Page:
Confidences (Secrets)- Pierre Auguste Renoir (1875)

Confidences, by Pierre Auguste Renoir (France) 1875.


Art history has long been the focus of Coup De Dés- this blog. Today I have an entry that falls somewhere between art commentary/art history and poetry. My poem “Confidences (Secrets)” was recently published by the Ekphrastic Review, and I wanted to share it here.


Confidences (Secrets)


Her dress is a pearl
A maze of grooves and sparkles
Shell and jewel


Chaim Victor Solomon


For those confused by my use of a different name, Chaim Victor Solomon is my Hebrew name and the name I most commonly go by these days. I’ve adopted it for my poetry career, as it’s the name I most commonly use anyway.

Ekphrastic verse is an art criticism in its own right. I’ve long practiced ekphrastic poetry, often exploring in lyric form reflections that I come away from a painting with. Sometimes I write an essay about what I see in a piece of art (and that’s what most of you on this site are here to do most of the time). Other times, I say what I need to say best in the form of poetry. This was one of those times.

I saw this work of Renoir at the Portland Museum of Art in Portland, Maine this Summer. I was there for a wedding. My wife and I went to participate in the ceremony, and it indeed had its own romance for us as well. We need to go on vacations together more often.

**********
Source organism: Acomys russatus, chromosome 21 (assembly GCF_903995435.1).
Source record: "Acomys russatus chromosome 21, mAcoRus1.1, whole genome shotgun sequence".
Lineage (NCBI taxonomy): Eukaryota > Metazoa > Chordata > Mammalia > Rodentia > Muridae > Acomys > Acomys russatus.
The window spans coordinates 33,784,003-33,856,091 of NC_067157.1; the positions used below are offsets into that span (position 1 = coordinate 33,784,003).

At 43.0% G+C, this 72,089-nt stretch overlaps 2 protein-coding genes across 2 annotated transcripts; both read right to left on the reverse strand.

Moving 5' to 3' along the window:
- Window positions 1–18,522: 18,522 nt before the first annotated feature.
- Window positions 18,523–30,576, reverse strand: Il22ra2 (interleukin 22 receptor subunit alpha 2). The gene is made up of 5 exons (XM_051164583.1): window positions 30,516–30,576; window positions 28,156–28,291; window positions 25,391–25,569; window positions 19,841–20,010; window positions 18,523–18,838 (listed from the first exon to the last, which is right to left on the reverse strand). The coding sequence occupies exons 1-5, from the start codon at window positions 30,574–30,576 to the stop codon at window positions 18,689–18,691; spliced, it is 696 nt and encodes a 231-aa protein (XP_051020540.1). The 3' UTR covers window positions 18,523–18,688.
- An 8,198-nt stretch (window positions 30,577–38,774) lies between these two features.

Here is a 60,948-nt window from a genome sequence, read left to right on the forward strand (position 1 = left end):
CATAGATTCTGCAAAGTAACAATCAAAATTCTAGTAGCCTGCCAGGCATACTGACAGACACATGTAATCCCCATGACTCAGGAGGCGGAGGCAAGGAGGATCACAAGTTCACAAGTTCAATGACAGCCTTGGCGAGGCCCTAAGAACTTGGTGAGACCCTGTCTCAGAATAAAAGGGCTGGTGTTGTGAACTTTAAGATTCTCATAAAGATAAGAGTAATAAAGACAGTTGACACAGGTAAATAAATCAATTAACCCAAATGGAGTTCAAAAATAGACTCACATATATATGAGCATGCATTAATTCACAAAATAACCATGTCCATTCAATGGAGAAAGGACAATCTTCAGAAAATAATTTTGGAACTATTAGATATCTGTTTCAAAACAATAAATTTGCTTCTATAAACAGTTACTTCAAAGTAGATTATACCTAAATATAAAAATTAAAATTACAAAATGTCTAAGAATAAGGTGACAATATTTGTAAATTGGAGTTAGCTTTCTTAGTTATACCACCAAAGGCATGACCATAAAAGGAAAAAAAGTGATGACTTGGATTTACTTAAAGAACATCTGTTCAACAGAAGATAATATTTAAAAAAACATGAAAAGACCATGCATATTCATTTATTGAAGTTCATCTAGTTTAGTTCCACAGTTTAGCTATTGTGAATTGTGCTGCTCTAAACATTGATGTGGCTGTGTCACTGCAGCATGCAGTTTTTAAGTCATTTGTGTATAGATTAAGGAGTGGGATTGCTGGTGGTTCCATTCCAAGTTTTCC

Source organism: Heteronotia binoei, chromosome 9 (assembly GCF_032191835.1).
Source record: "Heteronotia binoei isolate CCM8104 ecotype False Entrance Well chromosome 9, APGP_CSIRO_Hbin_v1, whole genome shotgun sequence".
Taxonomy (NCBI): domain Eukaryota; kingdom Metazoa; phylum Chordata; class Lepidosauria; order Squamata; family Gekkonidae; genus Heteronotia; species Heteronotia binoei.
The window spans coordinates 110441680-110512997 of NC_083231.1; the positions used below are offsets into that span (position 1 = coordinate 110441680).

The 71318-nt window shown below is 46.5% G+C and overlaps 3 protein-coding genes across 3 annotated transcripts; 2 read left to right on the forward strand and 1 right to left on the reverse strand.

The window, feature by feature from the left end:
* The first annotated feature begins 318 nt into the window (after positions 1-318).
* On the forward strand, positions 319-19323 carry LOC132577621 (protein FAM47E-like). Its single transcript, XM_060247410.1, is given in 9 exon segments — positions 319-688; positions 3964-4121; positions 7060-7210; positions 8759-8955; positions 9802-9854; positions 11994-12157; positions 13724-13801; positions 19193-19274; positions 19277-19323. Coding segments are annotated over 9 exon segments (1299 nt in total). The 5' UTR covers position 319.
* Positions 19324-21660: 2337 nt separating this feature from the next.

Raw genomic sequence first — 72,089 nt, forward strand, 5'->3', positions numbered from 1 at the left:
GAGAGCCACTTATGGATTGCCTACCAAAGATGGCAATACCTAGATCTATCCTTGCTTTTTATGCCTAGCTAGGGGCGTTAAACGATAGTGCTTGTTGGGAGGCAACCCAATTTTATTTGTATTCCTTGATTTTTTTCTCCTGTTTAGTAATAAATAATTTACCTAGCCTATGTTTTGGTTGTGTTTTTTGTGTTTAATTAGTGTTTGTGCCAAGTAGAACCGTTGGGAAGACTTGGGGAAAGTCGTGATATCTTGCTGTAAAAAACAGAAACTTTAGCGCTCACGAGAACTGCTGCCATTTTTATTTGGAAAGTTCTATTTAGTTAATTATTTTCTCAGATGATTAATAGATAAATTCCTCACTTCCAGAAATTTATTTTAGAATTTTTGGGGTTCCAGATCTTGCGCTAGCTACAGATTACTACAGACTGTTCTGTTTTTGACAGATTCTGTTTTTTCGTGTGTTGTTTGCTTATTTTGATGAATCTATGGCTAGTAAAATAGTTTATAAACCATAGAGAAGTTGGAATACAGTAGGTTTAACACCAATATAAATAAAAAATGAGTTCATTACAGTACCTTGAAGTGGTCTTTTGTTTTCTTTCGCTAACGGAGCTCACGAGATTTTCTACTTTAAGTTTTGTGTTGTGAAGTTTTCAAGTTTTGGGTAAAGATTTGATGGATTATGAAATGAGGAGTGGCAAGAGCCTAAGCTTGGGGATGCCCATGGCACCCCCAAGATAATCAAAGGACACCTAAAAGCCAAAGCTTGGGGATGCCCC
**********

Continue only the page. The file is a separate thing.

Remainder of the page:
My wife and I like to sit and read in the summer evening in the park along the river. We live a block away from Portland, Oregon’s Willamette River waterfront, and it’s there that we like to sit and read. We like to say that “we read until the sun is gone and we can’t read any further.” When we find ourselves squinting excessively, straining from word to word on the darkening page, we retire home.

Those moments with her by the river are precious to me. I saw something in this Renoir piece that reminded me of my affection for my wife. I look over occasionally and watch her as she contemplates the words on her page. She’s very intelligent, and very beautiful. She has that radiance and elegance that’s timeless. Unforgettable.  And this painting evoked that for me.

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